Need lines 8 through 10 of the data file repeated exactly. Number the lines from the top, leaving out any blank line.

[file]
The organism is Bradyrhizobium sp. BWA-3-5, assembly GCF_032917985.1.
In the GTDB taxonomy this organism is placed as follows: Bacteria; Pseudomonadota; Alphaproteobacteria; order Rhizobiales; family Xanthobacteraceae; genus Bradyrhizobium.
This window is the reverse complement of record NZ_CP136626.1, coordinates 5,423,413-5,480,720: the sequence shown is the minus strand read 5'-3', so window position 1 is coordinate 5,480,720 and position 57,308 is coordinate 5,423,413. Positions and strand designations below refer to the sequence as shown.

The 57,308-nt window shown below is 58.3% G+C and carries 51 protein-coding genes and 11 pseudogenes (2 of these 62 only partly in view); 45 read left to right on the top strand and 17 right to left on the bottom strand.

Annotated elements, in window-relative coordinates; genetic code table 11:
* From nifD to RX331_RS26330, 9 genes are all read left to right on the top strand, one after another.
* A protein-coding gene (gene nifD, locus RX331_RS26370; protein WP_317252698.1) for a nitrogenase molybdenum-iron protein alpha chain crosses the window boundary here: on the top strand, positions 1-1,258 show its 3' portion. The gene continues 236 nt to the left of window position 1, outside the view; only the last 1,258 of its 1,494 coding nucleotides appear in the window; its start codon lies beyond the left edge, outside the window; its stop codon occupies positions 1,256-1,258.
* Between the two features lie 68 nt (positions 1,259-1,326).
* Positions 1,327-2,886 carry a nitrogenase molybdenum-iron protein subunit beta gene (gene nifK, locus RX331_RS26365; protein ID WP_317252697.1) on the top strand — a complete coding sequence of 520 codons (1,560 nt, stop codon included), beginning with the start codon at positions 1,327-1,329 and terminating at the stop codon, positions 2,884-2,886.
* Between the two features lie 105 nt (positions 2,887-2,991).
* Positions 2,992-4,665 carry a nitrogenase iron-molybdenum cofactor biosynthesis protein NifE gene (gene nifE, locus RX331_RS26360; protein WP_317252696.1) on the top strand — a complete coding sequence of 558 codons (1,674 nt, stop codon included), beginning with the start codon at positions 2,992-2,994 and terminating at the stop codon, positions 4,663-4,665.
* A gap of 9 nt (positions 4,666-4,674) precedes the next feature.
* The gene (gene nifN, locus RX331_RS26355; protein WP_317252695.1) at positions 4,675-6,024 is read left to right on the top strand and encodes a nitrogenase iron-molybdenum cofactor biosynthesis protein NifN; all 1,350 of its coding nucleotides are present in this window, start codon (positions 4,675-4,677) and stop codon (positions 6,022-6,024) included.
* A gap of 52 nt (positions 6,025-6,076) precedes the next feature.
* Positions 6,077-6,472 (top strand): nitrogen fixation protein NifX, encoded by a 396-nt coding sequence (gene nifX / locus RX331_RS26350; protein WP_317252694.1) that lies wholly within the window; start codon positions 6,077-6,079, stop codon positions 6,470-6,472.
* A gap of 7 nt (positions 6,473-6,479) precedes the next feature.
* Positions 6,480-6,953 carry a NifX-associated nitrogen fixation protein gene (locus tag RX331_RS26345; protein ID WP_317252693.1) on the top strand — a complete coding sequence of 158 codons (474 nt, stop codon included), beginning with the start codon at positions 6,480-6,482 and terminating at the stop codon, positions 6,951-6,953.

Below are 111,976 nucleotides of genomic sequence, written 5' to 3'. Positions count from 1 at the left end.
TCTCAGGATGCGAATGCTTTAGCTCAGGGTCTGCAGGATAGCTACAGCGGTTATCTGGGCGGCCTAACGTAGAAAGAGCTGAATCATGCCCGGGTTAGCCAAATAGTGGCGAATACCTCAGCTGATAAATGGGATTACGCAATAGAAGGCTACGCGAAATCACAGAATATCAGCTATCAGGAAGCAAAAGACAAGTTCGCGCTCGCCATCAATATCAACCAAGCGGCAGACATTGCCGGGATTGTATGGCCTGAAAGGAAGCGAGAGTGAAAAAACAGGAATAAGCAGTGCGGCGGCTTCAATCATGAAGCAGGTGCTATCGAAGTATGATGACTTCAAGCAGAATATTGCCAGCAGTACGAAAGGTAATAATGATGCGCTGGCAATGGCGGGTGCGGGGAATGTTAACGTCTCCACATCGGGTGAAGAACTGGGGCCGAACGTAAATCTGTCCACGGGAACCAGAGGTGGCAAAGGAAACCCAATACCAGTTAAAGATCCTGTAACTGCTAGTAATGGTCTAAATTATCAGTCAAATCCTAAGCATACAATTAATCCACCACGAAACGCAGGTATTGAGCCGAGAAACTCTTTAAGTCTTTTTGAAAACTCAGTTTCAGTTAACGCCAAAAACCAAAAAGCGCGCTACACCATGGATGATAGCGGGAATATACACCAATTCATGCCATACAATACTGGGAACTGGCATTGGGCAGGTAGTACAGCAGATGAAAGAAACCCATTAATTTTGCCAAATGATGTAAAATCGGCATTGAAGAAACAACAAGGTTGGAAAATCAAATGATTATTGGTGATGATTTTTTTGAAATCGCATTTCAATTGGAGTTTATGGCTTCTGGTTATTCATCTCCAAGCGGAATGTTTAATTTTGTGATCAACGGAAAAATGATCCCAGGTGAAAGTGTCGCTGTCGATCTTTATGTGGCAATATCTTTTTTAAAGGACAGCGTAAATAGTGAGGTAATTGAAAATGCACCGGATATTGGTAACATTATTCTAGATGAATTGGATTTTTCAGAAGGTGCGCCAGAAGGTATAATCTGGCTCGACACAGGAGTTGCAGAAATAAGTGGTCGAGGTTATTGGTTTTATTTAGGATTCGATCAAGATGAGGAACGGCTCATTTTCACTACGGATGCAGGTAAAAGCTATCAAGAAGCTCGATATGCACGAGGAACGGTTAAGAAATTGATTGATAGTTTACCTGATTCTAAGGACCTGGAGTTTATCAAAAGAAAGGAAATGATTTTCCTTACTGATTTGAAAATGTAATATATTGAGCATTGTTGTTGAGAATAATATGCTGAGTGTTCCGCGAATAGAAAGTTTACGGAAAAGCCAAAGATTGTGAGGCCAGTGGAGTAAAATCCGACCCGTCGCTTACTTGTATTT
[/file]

* Between the two features lie 68 nt (positions 1,259-1,326).
* Positions 1,327-2,886 carry a nitrogenase molybdenum-iron protein subunit beta gene (gene nifK, locus RX331_RS26365; protein ID WP_317252697.1) on the top strand — a complete coding sequence of 520 codons (1,560 nt, stop codon included), beginning with the start codon at positions 1,327-1,329 and terminating at the stop codon, positions 2,884-2,886.
* Between the two features lie 105 nt (positions 2,887-2,991).